Child Safety Resources

What to Teach Kids About Strangers
Kids need to know the difference between strangers they can trust, and strangers they should be weary of, and this page by the National Crime Prevention Council tries to provide information parents can use to teach their children about strangers and suspicious behavior, as well as some precautions they can take on their own. A few salient points: kids tend to think that bad strangers will look scary like villains in cartoons. This is only half true, as pretty strangers can also be dangerous, and kids should know that you can't tell by appearances. Importantly, you don't want kids to think all strangers are bad; for one thing, sometimes they may need help from strangers, such as if they're lost, threatened by a bully, or being followed by a stranger. Some safe strangers are obvious, like police and firefighters. The way to help children recognize safe strangers is to point them out when you're out in town with your kids. The most important task is to teach kids to be wary of potentially dangerous situations. They need to learn warning signs—for example, when an adult asks them to disobey their parents, or keep a secret, or make them feel uncomfortable in any way. Yu should practice different scenarios and responses with your children.

Kids & Dog Safety
Situations involving dogs biting children are not unheard of but are lesser dealt with. The site covers everything on dog biting behavior from what triggers it, to warning signs to watch out for that can help in preventing these incidents, and a set of general guidelines to train children and dogs to put an end to such conflicts or aggressive responses. One of their articles broke down the basic linguistics of barking that covered everything from a low ruff to a merry woof! Then, there are also a wide range of puppy training articles that address potty training, separation anxiety, leash training and many others.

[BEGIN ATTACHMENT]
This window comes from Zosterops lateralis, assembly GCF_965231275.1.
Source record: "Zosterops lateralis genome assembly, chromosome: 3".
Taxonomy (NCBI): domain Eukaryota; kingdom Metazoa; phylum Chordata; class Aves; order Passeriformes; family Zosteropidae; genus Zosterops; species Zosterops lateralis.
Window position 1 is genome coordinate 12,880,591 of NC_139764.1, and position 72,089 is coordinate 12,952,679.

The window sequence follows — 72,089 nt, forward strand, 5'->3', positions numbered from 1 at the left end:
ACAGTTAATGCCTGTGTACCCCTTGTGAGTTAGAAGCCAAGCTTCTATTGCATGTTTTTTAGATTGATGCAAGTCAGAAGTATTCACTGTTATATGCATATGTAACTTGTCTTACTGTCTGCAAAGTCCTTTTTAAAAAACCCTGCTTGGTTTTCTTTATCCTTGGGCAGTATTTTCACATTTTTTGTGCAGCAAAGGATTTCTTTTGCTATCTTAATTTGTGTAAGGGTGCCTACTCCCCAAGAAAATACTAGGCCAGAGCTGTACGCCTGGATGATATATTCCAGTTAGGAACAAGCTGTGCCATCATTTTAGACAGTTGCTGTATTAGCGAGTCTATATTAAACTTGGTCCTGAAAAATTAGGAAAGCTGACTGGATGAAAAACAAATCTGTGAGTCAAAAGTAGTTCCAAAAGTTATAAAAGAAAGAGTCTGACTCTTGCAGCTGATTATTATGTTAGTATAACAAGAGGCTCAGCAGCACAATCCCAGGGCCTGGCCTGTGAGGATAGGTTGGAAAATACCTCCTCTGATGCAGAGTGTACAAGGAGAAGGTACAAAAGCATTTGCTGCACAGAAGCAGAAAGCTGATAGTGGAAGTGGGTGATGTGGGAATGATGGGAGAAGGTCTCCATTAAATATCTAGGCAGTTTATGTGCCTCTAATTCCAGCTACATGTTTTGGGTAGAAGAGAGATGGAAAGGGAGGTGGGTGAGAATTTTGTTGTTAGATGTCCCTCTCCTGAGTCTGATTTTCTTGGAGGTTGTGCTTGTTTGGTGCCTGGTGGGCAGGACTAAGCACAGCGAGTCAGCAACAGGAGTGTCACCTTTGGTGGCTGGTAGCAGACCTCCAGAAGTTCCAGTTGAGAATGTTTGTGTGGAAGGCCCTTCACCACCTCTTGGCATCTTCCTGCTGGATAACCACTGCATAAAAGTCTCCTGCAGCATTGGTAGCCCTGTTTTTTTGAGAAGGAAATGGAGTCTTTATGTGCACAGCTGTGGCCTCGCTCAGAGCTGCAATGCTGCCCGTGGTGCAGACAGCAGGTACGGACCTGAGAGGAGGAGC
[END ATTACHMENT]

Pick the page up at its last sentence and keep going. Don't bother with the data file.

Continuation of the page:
Safety Belt Safe
Safety Belt Safe USA is the national non-profit organization dedicated to child passenger safety. This website includes sections about boosters, laws and regulations regarding child seat belt safety, recalls, and resources. Reference materials include manufacturer contacts, a glossary, a 5-stop seatbelt test, booster kit and videos, child safety seat belt brochures and posters, resources and more. The "best" safety seat is the one that fits your child, fits your car, and fits your family's needs in terms of comfort and convenience, so that you'll use it on every single ride. Questions include escape-proof seating, installation, airplanes and safety seats, latches, locking clips, newborn child safety, seating position, tether, and information about the best safety seat for your child.

Toy Safety Tips for Holiday Shoppers
As the holiday season approaches, the U.S. Consumer Product Safety Commission (CPSC) urges gift-givers to keep safety in mind when choosing toys for young children. In 1998, CPSC received reports of 14 toy-related deaths and estimates that more than 120,000 children were treated in hospital emergency rooms for toy-related injuries. The article discusses child safety with toys, especially because the holiday season is approaching. By always reading labels and being safety conscious, parents and caregivers can help prevent toy-related injuries. CPSC has the most stringent toy-safety standards in the world, and toys on store shelves are safer because of the day-to-day compliance work by CPSC.

Kids and Guns
Common Sense about Kids and Guns is a public education organization dedicated to providing all adults with the necessary information to empower them to protect their children. Includes facts and statistics, as well as a news blog of incidents in which people were fired or shot at. A fact file as well as state data, free gun locks, firearm safety kits, a bulletin board and a parent quiz are included. Gun safety tips include unloading guns and locking them up, locking and storing ammunition separately, hiding keys from children, ask if guns are safety stored at places your children visit or play, talk to your children about guns and teaching young children not to touch guns and to tell an adult if they find one. Includes talking with your neighbors about gun safety and safety gun storage resources.

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